VANCOUVER -- For years he was the Sedin who would rather pass than score.
It was a role Vancouver Canucks forward Henrik Sedin felt comfortable with. He was content to feather the puck to brother Daniel, then watch his twin knock it into the net.
Last season things began to change. Henrik realized he also could score goals. That new-found confidence around the net is one of the reasons Henrik won this season's NHL scoring race with a career-high 29 goals and a franchise record 112 points.
"I started shooting more last year and started to score," Henrik said Monday. "I finally realized it helps a lot of different areas of our game, and the line's game, when I became more of a threat to shoot the puck and score.
"Before I didn't really have faith in my shot and being able to beat goalies from further out than two feet. It has changed the mindset of other teams playing us and matching up against us."
Henrik had 22 goals last year. His most in a season before that was 18 in 2005-06.
Daniel Sedin said his brother always had the ability to score, just maybe not the desire.
"He shoots a lot more," said Daniel, who had a career-high 85 points despite missing 18 games this season with a broken foot. "When he shoots, he shoots to score.
"You have to respect his shot a lot more. He has a pretty good shot too."
Henrik Sedin is the first Canuck to win the Art Ross Trophy as the league's leading scorer. He also broke the team record of 110 points in a season set by Pavel Bure in 1992-93.
"It's a surreal feeling," he said. "I don't think it really has sunk in yet. It's something you will look back after the season and realize it's something big.
"It's been a lot of fun."
Henrik Sedin's next challenge will be to try to lead the Canucks past the second round of the playoffs for the first time since Vancouver lost to the New York Rangers in the 1994 Stanley Cup final.
The Canucks claimed the Northwest Division title and the third seed in the Western Conference with a 49-28-5 record for 103 points. The Kings (46-27-9) were only two points back in sixth place.
The best-of-seven series begins Thursday night in Vancouver (CBC, 10 p.m. ET).
It will be the Kings' first playoff appearance since 2002. Vancouver had a 3-1 record in games against Los Angeles this year, but the Kings pasted the Canucks 8-3 in their last meeting.
"They have a great young team," said Henrik. "It's going to be a real tough matchup.
"We are going to have to play a lot better defence with them than we have in the past. We have the system in place to do that and the guys to do that."
The Canucks head into the playoffs battered on defence.
Veteran Willie Mitchell has been out since January with a concussion and is not expected to return soon. Aaron Rome, Sami Salo and Shane O'Brien are all listed as day to day with various injuries.
Vancouver also suffered a late-season swoon, going 6-5-2 in the last 13 games. The Canucks gave up three or more goals in 15 of their last 21 games.
Goaltender Roberto Luongo, who helped Canada to Olympic gold last February, has struggled on occasion. He said he's ready for the playoffs.
"I feel good," said the Canucks captain. "I've been in a good state of mind the last week or so. I'm excited about the opportunity that we get another chance at it this year."
Henrik Sedin had an anxious weekend. He collected four assists in Vancouver's 7-3 win over Calgary on Saturday night to take a three-point lead in the scoring race over Alex Ovechkin of the Washington Capitals.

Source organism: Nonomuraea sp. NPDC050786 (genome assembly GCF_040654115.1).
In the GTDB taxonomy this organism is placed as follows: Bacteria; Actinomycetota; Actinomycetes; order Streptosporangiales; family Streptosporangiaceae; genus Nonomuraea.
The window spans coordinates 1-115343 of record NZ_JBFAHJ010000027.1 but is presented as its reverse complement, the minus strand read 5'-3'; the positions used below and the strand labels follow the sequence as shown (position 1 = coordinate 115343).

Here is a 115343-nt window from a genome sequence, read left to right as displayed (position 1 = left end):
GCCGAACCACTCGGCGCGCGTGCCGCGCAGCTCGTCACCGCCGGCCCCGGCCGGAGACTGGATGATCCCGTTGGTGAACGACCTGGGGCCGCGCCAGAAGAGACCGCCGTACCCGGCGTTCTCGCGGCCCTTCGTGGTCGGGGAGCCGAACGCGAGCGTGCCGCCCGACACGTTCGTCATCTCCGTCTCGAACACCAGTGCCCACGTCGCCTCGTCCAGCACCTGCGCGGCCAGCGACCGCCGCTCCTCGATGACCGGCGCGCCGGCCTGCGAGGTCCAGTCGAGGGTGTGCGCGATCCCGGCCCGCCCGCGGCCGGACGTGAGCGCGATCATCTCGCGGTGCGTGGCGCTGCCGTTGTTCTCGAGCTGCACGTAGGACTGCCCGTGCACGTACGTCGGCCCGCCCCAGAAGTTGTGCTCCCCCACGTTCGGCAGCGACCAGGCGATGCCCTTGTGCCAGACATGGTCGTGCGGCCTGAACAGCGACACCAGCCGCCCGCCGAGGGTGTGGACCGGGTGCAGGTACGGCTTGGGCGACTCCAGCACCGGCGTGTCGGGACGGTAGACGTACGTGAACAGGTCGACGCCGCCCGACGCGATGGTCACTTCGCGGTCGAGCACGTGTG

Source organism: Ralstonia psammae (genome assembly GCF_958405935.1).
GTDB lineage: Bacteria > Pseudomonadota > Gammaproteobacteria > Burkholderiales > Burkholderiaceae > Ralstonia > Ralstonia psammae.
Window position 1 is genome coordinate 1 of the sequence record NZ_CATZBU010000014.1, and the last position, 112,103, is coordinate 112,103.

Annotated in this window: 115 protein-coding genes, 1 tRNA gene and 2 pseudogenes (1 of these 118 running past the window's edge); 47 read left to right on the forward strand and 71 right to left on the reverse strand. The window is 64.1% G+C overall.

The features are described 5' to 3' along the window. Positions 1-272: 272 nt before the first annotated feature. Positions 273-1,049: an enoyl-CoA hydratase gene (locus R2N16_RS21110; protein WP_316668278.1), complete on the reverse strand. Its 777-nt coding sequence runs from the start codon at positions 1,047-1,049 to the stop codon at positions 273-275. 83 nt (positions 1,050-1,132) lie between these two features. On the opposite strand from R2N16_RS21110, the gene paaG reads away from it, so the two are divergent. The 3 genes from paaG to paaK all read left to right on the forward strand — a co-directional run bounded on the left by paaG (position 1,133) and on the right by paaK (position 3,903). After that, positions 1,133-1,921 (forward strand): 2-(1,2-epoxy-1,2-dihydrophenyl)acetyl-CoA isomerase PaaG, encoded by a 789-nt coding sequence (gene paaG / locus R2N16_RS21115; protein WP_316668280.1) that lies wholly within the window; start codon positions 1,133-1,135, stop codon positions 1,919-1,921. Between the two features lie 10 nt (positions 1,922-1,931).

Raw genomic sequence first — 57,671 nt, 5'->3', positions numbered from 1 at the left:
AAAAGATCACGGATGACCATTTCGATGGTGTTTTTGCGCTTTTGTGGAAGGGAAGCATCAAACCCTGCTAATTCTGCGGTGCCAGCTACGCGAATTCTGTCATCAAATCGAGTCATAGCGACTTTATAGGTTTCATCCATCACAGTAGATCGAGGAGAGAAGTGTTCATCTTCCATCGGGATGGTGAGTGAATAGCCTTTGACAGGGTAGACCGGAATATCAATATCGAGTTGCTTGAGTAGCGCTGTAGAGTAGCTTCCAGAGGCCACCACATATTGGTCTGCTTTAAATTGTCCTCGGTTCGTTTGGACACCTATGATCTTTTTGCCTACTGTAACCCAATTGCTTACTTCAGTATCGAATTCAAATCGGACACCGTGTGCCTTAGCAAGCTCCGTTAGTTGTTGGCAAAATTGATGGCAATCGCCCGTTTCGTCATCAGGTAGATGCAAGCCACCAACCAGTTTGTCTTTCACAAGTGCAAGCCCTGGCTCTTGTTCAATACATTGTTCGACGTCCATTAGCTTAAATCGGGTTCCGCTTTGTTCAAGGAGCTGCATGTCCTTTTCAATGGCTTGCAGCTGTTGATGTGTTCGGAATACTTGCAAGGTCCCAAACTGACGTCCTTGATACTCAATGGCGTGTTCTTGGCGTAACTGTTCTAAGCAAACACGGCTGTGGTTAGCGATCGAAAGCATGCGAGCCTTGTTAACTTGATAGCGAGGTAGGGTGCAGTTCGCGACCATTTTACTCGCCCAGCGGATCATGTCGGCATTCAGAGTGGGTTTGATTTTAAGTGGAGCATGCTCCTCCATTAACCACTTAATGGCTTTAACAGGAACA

Ovechkin was held scoreless in the Capitals' final game Sunday against Boston. But Sidney Crosby of the Pittsburgh Penguins had five points in his season-ending game against the New York Islanders.
Crosby and Ovechkin ended up tied with 109 points. Crosby and Steven Stamkos of the Tampa Bay Lightning tied for the goal-scoring lead with 51.
"After the game against Calgary I felt good, the way we ended the season, the way the crowd reacted," said Henrik. "If something would have happened with Ovechkin and Crosby, I still would have been extremely proud."
Henrik and Daniel spent Sunday together watching games. It didn't take long for the phone to start ringing with congratulations from family and friends in Sweden.
One of the first calls came from Markus Naslund, the former Canuck who finished second in the scoring race in both 2002 and 2003.
The only other Swede to win the scoring title was Peter Forsberg in 2003.
Henrik admitted many people back home were surprised he took the title.
"Playing on the West Coast, people in Sweden don't follow us as closely as the Detroit guys or the Rangers, those kind of teams," he said.
"There are a lot of good Swedish hockey players over here that play for other teams. I think they were expecting a couple of those ones to be up there."
Henrik played most of the year on a line with Daniel and Alex Burrows, who credits Henrik for a season that saw him record 35 goals and 32 assists for 67 points, all career highs.
"He's such a great player," said Burrows. "He taught me a few things, telling me where to be and what to do."
Daniel and Henrik were drafted second and third overall in the 1999 draft. Early in their careers they faced questions over their toughness and speed. Many people wondered if the pair would ever become first-line players.
Henrik doubted the brothers would have stuck it out if they didn't have each other to rely on.
"During the bad times it was extremely important," he said. "I don't think we would have been here if we hadn't been on the same team. We might have been back in Sweden playing now.
"It's been a long journey."